I also want to take this opportunity to remind my fellow authors that it serves no one to respond to a review. It just makes all of us look unprofessional.

Thus endeth my two cents on the matter.
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Published on July 01, 2015 05:54 • 78 views

June 27, 2015

Les Pensees Dangereuses by Sharon E. Cathcart Today's sample is in honor of yesterday's SCOTUS ruling. Enjoy!

The Best Thing I've Ever Done (Blog, 11/15/08)

Today I was part of the national marriage equality protest. It was beyond a doubt the best and most important thing I have ever done.

There were approximately 2,500 people at the demonstration in San Jose. The organizers read letters from Reps. Honda and Lofgren supporting the cause. Our newly elected Supervisor spoke and gave us his support. Our elected member of the Board of Equalization, the only out lesbian elected official in the county, spoke. Leaders from the interfaith community spoke.

We chanted. We sang "We Shall Overcome." We held hands. We waved at people who honked their automobile horns in support. We jeered the guy who actually pulled over his car to get out and flip us off, yelling about straight rights. I responded to him: "I'm straight too." He and his girlfriend kept up their crap until someone in the crowd threw a Starbucks cup at them and then they got back in their car and left. We had one counter-protestor across the street with a sign that said "Yes on 8, No Gay Marriage." He was peaceful, and when he was ready to leave he asked one of the policemen who were there to please walk him back to his car.

I only left (after two hours) because my hypoglycemia started to get the best of me; I had been too keyed up to eat.

Let me tell you what the most amazing part was. There were four groups of us that marched from different directions and converged at City Hall for the rally. As soon as we got there, I began to just bawl. This is one of the few times in my life that I have genuinely felt the presence of the godhead. I felt a fullness inside me that had no explanation and it took me half an hour to stop crying. The beautiful prayer by the minister from the Metropolitan Community Church, which started "God of the redwoods, god of the ocean, god of the summer breeze and of cool November mornings, thank you for being with us here today" was very moving and spoke to the pagan in me.

I thought, "This is a man who might have been able to bring me back to church a few years back."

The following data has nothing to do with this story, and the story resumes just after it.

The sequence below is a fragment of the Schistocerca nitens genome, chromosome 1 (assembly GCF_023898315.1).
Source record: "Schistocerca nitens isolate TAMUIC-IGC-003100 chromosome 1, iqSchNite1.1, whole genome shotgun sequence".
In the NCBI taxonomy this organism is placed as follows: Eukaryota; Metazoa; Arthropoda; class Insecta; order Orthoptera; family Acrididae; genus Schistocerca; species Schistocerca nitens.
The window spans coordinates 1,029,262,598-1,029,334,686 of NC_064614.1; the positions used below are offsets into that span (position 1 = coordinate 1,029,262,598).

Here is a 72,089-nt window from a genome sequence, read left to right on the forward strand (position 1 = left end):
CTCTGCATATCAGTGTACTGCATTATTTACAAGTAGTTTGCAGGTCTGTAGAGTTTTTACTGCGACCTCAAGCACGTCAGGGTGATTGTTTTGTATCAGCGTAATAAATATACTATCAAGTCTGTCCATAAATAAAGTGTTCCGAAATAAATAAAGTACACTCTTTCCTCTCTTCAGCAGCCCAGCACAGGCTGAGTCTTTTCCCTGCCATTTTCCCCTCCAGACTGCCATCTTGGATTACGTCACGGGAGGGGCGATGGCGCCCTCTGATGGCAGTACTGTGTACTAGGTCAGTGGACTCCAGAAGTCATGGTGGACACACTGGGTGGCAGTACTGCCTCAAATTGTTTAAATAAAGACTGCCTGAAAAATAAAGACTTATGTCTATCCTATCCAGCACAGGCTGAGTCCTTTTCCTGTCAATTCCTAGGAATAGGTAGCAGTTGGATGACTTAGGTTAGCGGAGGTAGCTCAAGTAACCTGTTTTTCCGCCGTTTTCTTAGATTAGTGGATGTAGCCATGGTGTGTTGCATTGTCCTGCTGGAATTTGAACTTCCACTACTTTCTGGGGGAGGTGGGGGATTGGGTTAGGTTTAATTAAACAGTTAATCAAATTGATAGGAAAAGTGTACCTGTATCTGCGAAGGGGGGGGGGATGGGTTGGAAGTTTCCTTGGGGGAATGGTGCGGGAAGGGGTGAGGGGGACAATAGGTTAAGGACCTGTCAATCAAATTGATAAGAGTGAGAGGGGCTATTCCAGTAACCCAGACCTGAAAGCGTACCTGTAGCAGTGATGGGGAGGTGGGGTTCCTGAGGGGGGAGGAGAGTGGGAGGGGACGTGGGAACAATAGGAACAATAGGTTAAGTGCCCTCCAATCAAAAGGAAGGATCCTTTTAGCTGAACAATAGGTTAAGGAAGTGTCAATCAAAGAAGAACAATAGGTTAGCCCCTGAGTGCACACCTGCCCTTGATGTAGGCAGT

I am so glad I was part of this national protest.

What do we want?

Civil rights.

When do we want them?

Buy "Les Pensées Dangereuses" on Smashwords
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Published on June 27, 2015 08:15 • 36 views

June 20, 2015

Here is a bit from the draft of "Two Days in June," my WIP, which has a) been resurrected with a different purpose in mind (never throw anything away that you have written, mes amis), which is to b) appear in next year's charity anthology, "30 Days Later." Enjoy!

“A toast to fallen comrades, my friends. General Lamarque has gone to his reward.”

Grantaire drains Bahorel’s glass and smacks his lips in satisfaction as he returns it to his dismayed companion.

“What do you know of the funeral plans,” Combeferre inquires. “Surely there will be a procession, with catafalque and all.”

“Indeed,” Feuilly joins in. “The people of Paris will want to pay their respects.”

“We must find out,” Enjolras speaks with authority. “For we may well use this somber occasion to make a change for the better, all over France.”

Grantaire sees the familiar light in his friend's eye and shakes his head.

“Innkeeper,” he calls out genially. “More of your wine, and good meat pies, for all. Plotting has ever been hungry work.”

With that, he throws some coins on the table. The innkeeper’s daughter snatches them up when she brings the requested items, barely acknowledging Grantaire as she slaps trays on tables.

And so it is that the night wears on, in discussion of weapons, gunpowder and treason. Revolution has ever been thus.
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Published on June 20, 2015 06:08 • 35 views

June 15, 2015

Hi, everyone. I did a brief interview with fellow author Wayne Turmel, where we talked about Seen Through the Phantom's Eyes: The Omnibus Edition. You can check it out right here: Sharon Cathcart, History Building on Literature
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Published on June 15, 2015 06:09 • 76 views

June 1, 2015

I have been out of touch for a little while due to personal emergencies, but I am back now -- and grateful to all of you who read my communications. A lot of things have happened since I last wrote.